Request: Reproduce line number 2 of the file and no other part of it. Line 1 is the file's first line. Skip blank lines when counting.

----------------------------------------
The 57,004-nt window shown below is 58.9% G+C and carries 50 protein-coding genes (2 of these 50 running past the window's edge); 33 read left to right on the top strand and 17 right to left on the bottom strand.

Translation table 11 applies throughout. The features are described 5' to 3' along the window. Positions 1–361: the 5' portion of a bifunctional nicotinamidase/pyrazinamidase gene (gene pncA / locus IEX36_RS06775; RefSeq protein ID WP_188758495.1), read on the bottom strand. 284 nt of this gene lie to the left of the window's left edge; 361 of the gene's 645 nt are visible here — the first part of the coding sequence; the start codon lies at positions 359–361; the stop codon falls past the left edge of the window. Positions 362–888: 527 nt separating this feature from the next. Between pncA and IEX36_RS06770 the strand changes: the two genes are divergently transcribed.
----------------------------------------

Translation table 11 applies throughout. The features are described 5' to 3' along the window. Positions 1–361: the 5' portion of a bifunctional nicotinamidase/pyrazinamidase gene (gene pncA / locus IEX36_RS06775; RefSeq protein ID WP_188758495.1), read on the bottom strand. 284 nt of this gene lie to the left of the window's left edge; 361 of the gene's 645 nt are visible here — the first part of the coding sequence; the start codon lies at positions 359–361; the stop codon falls past the left edge of the window. Positions 362–888: 527 nt separating this feature from the next. Between pncA and IEX36_RS06770 the strand changes: the two genes are divergently transcribed.